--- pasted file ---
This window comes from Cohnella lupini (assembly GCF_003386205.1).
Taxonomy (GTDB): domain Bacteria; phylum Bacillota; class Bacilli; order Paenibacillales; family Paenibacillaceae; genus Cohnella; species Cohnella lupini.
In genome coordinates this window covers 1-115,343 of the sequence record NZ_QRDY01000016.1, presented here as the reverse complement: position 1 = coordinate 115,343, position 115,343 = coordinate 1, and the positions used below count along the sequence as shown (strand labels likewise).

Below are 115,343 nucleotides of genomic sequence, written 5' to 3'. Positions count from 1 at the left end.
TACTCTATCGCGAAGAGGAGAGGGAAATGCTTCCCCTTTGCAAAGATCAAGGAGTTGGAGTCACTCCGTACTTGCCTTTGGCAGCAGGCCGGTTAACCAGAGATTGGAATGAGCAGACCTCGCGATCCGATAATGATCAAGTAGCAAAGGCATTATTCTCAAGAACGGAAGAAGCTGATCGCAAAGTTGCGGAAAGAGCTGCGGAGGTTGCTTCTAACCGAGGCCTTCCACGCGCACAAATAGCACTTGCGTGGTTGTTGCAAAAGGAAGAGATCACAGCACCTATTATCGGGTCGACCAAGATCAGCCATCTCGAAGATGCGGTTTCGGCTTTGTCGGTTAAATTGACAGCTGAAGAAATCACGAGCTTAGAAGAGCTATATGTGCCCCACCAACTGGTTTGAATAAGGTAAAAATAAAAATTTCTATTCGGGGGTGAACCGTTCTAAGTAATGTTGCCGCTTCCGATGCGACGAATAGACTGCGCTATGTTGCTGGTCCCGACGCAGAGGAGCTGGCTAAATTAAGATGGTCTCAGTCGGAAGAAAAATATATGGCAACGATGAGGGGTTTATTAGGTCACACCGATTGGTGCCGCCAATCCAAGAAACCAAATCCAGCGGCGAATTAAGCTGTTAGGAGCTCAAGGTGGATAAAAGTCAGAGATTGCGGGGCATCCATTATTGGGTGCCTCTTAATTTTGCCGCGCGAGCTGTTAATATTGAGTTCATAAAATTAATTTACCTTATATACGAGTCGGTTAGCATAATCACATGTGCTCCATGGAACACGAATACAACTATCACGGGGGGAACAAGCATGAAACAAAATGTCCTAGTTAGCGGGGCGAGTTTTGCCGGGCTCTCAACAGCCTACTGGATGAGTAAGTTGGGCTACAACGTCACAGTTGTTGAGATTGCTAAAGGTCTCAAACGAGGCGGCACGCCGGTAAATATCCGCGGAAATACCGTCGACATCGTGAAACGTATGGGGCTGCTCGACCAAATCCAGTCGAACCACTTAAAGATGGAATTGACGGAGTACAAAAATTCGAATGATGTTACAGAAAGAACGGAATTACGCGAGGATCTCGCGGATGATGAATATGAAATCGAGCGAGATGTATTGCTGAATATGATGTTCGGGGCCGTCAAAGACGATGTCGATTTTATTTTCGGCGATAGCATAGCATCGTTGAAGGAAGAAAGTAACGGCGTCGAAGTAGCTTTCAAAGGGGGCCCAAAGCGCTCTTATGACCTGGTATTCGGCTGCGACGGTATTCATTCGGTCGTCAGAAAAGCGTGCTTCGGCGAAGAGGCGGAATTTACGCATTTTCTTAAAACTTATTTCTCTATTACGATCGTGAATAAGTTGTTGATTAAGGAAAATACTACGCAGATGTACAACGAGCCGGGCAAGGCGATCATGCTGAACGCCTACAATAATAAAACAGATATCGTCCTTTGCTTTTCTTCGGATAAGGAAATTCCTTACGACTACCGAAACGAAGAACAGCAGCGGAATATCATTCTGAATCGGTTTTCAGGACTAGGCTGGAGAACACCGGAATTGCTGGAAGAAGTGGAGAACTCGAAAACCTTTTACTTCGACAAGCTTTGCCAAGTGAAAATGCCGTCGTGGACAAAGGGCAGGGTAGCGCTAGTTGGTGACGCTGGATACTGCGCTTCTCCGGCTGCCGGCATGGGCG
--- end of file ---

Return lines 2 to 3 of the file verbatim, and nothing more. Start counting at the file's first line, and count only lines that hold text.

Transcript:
Taxonomy (GTDB): domain Bacteria; phylum Bacillota; class Bacilli; order Paenibacillales; family Paenibacillaceae; genus Cohnella; species Cohnella lupini.
In genome coordinates this window covers 1-115,343 of the sequence record NZ_QRDY01000016.1, presented here as the reverse complement: position 1 = coordinate 115,343, position 115,343 = coordinate 1, and the positions used below count along the sequence as shown (strand labels likewise).